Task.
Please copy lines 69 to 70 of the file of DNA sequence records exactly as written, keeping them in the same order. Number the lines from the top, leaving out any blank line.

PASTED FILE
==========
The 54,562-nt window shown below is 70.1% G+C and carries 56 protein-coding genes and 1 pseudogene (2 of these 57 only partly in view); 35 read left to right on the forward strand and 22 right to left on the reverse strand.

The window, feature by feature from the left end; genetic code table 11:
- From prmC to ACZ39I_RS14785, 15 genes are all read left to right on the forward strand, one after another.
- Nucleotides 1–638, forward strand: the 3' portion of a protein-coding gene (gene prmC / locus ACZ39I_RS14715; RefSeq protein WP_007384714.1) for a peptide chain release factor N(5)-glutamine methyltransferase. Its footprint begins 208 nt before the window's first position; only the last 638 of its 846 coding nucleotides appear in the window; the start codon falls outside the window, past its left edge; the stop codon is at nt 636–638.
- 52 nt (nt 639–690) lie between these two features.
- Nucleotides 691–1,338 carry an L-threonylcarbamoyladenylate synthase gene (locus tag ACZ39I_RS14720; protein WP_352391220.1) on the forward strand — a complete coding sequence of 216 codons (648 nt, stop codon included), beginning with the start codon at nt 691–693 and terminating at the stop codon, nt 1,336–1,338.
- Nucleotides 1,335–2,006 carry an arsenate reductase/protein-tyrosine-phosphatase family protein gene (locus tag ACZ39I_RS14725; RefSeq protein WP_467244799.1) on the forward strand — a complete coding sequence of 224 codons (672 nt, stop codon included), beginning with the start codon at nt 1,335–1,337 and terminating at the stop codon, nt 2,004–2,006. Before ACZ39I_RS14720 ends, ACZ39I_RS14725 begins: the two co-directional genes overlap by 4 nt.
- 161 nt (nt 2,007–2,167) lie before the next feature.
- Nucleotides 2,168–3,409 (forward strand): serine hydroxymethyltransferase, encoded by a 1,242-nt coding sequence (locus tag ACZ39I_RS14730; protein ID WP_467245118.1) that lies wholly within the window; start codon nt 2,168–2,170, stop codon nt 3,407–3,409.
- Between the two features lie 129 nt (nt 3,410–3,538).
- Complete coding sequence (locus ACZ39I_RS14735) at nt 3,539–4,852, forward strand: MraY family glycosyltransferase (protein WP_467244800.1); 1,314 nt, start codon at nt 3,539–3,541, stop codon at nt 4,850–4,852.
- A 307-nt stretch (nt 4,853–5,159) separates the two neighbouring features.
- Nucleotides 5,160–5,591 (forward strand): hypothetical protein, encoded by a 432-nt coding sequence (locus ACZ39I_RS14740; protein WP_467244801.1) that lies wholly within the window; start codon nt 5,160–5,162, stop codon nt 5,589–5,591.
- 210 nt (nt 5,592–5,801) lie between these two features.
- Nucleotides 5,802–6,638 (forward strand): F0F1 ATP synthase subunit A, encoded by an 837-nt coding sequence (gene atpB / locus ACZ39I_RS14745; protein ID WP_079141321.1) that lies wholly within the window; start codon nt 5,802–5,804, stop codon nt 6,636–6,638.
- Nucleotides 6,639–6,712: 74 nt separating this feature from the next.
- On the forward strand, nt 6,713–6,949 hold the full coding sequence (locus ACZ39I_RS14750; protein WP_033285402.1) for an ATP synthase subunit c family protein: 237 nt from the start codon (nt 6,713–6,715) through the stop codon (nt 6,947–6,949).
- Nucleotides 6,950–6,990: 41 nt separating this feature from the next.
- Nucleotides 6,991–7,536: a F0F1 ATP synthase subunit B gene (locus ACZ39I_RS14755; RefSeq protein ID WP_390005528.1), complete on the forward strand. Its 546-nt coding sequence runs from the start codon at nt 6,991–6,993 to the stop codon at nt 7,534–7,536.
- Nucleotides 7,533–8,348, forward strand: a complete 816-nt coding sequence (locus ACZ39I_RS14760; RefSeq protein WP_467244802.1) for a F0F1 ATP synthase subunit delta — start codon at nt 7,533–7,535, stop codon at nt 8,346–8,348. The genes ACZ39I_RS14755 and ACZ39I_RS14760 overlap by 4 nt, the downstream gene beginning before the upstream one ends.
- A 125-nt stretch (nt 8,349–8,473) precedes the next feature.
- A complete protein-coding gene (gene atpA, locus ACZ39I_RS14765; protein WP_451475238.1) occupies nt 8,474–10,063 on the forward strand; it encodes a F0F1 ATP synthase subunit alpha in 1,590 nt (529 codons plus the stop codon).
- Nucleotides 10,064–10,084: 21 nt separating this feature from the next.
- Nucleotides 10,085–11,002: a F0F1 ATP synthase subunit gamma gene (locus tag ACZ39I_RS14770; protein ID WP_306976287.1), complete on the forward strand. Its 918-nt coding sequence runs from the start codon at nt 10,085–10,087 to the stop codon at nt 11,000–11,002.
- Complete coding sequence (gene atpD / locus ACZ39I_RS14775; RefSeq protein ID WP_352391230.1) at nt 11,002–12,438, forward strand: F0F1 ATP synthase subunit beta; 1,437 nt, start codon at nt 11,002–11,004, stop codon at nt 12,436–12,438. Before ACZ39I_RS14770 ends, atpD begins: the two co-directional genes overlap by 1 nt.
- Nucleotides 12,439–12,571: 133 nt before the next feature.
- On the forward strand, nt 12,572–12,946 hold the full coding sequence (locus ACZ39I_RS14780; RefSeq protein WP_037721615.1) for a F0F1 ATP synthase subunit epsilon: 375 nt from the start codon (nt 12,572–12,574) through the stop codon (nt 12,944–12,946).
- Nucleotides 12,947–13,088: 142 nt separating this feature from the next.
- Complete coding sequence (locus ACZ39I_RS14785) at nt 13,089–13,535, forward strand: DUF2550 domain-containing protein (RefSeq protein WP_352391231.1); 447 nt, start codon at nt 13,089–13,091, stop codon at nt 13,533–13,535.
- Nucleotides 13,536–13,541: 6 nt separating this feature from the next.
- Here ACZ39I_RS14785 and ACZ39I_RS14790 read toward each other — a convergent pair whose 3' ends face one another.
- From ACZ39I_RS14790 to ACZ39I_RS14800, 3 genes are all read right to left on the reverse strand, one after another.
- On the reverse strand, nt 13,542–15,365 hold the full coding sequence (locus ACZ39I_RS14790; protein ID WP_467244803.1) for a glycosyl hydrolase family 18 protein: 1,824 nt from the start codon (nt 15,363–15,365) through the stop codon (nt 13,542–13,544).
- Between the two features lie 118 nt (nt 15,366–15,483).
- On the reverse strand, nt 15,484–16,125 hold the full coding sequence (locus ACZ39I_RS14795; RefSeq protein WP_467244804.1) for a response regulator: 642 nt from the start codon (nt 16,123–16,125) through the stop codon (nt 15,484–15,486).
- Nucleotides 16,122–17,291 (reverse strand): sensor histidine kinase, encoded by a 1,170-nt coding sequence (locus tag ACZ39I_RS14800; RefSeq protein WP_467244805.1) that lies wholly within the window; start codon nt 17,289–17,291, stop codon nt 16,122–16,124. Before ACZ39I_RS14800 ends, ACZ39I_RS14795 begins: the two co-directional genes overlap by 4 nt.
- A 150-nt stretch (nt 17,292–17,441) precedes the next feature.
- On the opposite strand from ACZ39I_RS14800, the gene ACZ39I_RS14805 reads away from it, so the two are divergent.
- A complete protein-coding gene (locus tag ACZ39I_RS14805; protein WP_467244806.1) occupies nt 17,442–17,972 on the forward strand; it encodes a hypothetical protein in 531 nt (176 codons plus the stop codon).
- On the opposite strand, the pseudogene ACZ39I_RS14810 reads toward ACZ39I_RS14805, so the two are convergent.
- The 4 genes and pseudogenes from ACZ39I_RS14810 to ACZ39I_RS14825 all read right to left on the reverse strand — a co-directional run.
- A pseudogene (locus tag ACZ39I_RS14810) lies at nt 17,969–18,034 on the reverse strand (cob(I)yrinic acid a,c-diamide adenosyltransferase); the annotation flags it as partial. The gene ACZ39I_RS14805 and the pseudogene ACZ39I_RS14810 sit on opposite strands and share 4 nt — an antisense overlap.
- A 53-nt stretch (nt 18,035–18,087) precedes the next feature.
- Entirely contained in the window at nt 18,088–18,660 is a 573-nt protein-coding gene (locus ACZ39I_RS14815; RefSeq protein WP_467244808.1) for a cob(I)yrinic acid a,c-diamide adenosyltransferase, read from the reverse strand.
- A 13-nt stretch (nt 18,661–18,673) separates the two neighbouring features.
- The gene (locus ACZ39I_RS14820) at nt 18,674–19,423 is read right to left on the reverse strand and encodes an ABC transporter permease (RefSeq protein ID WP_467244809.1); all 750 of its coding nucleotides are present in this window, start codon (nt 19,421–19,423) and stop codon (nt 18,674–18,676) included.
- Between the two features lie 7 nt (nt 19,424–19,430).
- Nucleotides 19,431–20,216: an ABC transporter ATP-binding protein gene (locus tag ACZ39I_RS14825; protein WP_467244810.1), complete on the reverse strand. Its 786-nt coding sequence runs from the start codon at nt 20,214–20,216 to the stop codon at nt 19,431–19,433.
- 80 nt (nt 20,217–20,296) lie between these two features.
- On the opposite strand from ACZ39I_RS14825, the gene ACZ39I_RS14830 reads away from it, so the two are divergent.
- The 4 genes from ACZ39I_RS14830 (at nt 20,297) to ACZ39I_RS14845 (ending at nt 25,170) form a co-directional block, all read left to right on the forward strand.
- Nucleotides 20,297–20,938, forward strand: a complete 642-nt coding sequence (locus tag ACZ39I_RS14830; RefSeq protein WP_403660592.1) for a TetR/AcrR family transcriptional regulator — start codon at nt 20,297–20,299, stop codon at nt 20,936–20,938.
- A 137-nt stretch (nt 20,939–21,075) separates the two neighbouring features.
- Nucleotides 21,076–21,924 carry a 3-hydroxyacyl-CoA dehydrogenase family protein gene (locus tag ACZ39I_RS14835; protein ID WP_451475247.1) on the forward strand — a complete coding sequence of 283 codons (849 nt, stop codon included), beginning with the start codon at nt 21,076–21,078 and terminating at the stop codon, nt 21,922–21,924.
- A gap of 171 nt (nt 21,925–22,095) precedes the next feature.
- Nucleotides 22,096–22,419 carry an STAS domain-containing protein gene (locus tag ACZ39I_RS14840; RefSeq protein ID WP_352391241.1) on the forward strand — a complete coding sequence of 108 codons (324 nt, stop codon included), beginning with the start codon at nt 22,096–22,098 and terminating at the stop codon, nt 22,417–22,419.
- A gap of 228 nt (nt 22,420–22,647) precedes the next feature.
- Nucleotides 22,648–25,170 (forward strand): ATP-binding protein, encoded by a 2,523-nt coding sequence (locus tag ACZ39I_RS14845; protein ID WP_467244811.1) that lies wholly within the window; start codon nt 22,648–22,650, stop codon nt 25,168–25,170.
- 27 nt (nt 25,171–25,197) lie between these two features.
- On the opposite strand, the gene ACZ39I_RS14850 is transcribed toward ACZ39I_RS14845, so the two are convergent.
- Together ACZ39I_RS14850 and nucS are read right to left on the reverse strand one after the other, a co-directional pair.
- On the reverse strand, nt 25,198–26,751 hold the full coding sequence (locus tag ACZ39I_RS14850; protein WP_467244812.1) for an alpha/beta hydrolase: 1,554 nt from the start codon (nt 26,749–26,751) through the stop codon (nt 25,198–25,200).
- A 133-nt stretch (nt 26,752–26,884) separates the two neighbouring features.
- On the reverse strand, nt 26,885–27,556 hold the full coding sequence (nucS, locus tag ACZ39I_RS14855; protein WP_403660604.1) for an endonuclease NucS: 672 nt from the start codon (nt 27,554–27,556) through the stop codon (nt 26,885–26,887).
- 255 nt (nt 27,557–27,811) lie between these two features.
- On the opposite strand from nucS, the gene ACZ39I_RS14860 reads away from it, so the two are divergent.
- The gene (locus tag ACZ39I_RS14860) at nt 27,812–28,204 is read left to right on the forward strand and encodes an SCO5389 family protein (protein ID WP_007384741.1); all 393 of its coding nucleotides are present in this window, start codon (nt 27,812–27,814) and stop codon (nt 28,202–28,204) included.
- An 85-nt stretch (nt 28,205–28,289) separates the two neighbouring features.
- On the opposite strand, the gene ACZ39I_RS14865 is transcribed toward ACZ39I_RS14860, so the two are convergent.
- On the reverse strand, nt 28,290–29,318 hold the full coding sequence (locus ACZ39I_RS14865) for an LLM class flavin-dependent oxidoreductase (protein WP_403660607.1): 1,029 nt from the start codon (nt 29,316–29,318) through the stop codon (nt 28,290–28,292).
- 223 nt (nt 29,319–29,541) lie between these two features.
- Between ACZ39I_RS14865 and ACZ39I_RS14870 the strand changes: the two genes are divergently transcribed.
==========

- On the opposite strand, the gene ACZ39I_RS14865 is transcribed toward ACZ39I_RS14860, so the two are convergent.
- On the reverse strand, nt 28,290–29,318 hold the full coding sequence (locus ACZ39I_RS14865) for an LLM class flavin-dependent oxidoreductase (protein WP_403660607.1): 1,029 nt from the start codon (nt 29,316–29,318) through the stop codon (nt 28,290–28,292).